Friday, July 30, 2021
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Andrew Underwood – Scottish 100 Mile TT Champion 2019

"I used to get slagged because I could ride a 21 minute ‘10’ but couldn't get a result in a road race."


There’s been a ‘changing of the guard’ in Scottish middle distance time trialling in 2019; whilst Kyle Gordon and John Archibald march on with their domination of the short distance side of the sport, there are new names at the top of the ‘50’ Championships – Iain Macleod [Aberdeen Wheelers] and now the ‘100’ with Andrew Underwood [Carse of Gowrie Velo] topping the podium he stood on a lower step of last year.

Here’s what he had to say to VeloVeritas a day or two after his winning ride on the roads around Invergordon.

Andrew during the Tour of the Meldons last year. Photo©Martin Williamson

Congratulations Andrew, can you tell us a little about yourself?

“I’m 40 years-old this year, from Dundee originally but have moved about a bit, I live in Errol now.

“I work with SSE in Perth and am married with three boys who are four, six and eight years-old.”

You did 3:50:14 to win the race, was that a personal best time?

“Yes, by five-and-a-half minutes from the time I did to take the bronze medal in the championship, last year.”

Andrew Underwood
Photo©Ed Hood

Was your mindset to win, going in to the race?

“From looking at the start sheet I thought I could win; it’s a lot different from the ’10’ and ‘25’ where it’s predictable, who’s going to do what – for longer distances your never sure about riders’ staying power over the longer distance.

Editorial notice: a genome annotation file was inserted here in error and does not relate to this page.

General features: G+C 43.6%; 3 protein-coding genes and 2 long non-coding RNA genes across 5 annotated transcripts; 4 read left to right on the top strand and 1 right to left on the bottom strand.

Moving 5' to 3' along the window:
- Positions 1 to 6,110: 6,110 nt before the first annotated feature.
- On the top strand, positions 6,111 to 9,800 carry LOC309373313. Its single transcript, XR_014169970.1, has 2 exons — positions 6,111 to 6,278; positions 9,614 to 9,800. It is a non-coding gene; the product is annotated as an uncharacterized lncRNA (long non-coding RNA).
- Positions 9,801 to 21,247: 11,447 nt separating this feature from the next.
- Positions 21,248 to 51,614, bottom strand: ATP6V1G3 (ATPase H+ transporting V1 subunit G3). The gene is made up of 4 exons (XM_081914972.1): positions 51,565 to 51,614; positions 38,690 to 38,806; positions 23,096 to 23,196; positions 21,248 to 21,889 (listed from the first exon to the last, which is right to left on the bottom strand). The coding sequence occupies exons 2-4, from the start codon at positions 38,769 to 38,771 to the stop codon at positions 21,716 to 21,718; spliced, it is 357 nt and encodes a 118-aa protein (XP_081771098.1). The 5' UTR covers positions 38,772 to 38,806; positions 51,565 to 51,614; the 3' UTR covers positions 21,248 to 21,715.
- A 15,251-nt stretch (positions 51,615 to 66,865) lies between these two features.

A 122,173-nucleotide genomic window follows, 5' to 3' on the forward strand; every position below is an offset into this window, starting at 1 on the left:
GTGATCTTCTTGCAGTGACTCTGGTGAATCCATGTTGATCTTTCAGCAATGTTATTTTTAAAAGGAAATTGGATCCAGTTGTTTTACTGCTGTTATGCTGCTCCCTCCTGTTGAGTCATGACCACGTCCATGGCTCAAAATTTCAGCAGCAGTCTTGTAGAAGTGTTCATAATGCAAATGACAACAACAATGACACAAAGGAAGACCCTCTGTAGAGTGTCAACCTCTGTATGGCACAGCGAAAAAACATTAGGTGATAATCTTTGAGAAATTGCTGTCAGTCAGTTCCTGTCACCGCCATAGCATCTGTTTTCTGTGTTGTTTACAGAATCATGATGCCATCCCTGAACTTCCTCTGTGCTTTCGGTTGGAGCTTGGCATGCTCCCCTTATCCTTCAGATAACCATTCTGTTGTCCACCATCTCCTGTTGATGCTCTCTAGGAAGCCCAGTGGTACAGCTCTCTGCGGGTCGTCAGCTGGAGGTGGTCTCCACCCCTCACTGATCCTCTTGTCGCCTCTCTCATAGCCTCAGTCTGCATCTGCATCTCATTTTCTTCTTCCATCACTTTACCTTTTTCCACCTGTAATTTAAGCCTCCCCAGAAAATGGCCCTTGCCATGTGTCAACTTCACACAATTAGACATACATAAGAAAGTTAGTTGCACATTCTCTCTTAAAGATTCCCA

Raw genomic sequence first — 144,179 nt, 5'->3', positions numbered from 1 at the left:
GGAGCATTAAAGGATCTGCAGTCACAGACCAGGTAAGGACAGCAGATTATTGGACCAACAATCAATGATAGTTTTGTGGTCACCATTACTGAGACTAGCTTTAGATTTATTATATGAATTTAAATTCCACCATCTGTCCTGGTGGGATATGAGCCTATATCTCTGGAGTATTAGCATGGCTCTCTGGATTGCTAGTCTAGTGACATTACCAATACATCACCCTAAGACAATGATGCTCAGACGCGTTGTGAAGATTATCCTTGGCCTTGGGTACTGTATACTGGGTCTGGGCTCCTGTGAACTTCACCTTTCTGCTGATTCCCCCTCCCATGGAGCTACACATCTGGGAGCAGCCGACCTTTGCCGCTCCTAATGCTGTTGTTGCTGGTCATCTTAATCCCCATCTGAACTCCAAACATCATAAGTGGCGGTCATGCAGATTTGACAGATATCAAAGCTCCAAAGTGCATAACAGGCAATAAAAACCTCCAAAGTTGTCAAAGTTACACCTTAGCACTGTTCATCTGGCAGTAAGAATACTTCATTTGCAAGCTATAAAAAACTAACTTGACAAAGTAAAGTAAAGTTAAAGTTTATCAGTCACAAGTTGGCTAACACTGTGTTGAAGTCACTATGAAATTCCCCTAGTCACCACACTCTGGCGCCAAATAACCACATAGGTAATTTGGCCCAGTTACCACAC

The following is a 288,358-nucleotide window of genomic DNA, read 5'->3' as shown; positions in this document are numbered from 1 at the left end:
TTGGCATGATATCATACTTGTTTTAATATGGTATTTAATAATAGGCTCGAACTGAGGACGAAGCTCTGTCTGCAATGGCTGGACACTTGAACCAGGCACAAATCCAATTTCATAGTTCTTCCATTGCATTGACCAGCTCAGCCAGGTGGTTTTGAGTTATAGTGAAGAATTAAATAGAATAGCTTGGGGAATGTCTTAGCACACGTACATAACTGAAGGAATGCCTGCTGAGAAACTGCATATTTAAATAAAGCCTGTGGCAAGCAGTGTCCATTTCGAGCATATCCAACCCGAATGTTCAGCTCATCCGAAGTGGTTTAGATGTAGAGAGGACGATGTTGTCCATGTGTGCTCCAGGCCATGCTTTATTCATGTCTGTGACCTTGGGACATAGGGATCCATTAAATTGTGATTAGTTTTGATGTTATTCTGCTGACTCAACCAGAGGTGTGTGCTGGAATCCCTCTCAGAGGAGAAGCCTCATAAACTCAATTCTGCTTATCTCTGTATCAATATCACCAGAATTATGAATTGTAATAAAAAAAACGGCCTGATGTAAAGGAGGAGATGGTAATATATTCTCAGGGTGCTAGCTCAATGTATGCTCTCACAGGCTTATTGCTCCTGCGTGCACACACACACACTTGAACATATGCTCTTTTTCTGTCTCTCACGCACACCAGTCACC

“I beat the second placed rider, David Ross [Falkirk BC – 3:51:36] in the Alistair Speed Memorial  ‘50’ so I thought I could beat him in the ‘100’ and I actually caught third placed Mark Dryburgh [Ross-Shire Roads – 3:54:26] for a minute at half distance then put another couple of minutes into him.

“I hadn’t actually been clocking Ross, more keeping an eye Dryburgh and eventual fourth placed Alan Dean [Edinburgh RC – 3:55:29].”

How do you judge your pace?

“I started conservatively, riding at 80% of threshold for the first two hours; around 250 watts.

“I was pretty pleased with my splits, I actually rode my second ‘50’ faster than my first ‘50’ averaging 257/258 watts for the full distance.”

Andrew Underwood
Photo©Harry Tweed

Was it the same course as last year?

“No, last year was the Stonehaven course – which was tough.

“This year was Invergordon/Tain based with a few more hills that I expected – but being light helps when you’re trying not to over-cook it going up them.

“I enjoyed the course but some of the surfaces were pretty bumpy – which was uncomfortable when you’re just hanging on to get to the finish during that second lap.

“I broke the course into sections in my mind and when I rounded that last turn with 18 miles to go I just told myself that I had to hold on!”

What’s your gearing strategy?

“I try to pedal at a good cadence in short distance events but longer distance I try to keep it to 80/100 rpm and hold my position without changing gear too often.”

What about hydration and nutrition?

“I haven’t had great experiences with gels, they tend to come back up!